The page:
Year of Cathedrals – Exeter and York Minster

Exeter Cathedral and York Minster – Unofficial Saint, Official Visitor Numbers.

2 of the 45 reasons (at least) why 2020 is Year of Cathedrals, Year of Pilgrimage.

York Minster saw record visitor numbers in 2019, according to figures released by the Association of Leading Visitor Attractions (ALVA) today (Wednesday 15 July).

The cathedral welcomed 706,484 people to worship and explore the sacred space last year – up 2% on 2018 and its best visitor numbers on record since it introduced new recording practices in 2011.

It is thought the bumper visitor numbers in 2019 were due to a combination of the Northern Lights sound and light shows which attracted 22,500 people, and the completion of the Great East Window in 2018.

The news means the cathedral is now placed at number 53 in ALVA’s annual survey of its UK members’ visitor numbers, and comes as the Minster reopened its doors to sightseeing visitors this weekend for the first time since 16 March.

The Right Reverend Dr Jonathan Frost, Dean of York, said:

“Hospitality is at the heart of our life together at York Minster. We were delighted to welcome so many people from nearby and from around the globe in 2019 – our best visitor numbers on recent record.

“Although 2020 will look very different, we’re pleased to have reopened and are beginning to see old and new friends return. There are a thousand reasons to visit York Minster – all of them valid. Those making the journey to this magnificent sacred space will be made most welcome.”

For further details about the cathedral’s opening times and its safety measures to keep people safe, or to book tickets, visit www.yorkminster.org.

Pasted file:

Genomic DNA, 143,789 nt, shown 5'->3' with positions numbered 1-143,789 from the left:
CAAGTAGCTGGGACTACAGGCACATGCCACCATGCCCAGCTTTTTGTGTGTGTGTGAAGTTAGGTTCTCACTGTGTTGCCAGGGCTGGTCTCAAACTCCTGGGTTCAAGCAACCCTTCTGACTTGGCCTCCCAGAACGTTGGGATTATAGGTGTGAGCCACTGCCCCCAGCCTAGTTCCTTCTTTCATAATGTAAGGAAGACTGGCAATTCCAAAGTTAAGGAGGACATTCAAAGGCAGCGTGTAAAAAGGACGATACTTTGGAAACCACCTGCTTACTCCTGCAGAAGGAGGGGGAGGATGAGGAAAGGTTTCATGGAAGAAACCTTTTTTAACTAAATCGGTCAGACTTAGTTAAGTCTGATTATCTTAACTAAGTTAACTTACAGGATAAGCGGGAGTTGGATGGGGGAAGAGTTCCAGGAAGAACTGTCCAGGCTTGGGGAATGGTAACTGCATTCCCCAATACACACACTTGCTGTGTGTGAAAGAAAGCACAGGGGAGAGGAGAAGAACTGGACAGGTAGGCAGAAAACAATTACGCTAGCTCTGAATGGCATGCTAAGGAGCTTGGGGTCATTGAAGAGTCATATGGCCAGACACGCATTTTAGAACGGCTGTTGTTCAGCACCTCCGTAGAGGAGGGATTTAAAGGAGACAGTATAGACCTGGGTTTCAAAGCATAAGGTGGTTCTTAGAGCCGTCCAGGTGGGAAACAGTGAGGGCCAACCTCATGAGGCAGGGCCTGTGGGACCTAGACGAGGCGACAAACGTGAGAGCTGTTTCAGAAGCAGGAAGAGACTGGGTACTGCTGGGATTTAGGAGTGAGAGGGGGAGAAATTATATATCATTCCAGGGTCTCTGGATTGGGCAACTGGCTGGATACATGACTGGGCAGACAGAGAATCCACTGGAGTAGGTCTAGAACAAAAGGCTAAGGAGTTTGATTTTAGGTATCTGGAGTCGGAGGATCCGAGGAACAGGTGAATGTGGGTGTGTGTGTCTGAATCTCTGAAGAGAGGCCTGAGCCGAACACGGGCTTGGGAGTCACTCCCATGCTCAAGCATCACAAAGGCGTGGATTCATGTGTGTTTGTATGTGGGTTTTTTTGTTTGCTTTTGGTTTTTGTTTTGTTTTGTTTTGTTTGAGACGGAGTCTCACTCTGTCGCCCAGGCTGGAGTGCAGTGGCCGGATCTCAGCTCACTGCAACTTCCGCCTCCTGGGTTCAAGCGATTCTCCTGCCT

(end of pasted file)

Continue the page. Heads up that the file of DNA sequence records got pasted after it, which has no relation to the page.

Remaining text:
Today Exeter Cathedral marks the 600th anniversary of Edmund Lacy – bishop, visionary – and – if it had not been for the reformation when all shrines were destroyed – very possibly saint.

Bishop Lacy was much loved in his lifetime and for many years after his death in 1455 pilgrims came to his tomb to pray and seek his blessing, leaving votive figures of human and animal parts. Like the one pictured below.

Bishop Lacy – the Unofficial Medieval Saint Bishop of Exeter

Over a thousand fragments of these votive figures were found in 1943 during the inspection of the Cathedral for war damage following the bombing in 1942.

Working with the Exeter University Digital Humanities department, the nine largest fragments have been photographed and will be available as 3D models in the future.

Just one model of a woman praying is completed so far and to mark today’s 600th anniversary of his announcement as Bishop of Exeter, she will go on display in a small cabinet specially commissioned to house the models by the side of his tomb in the north quire aisle of the Cathedral.

Find out more about the Year of Cathedrals and Year of Pilgrimage.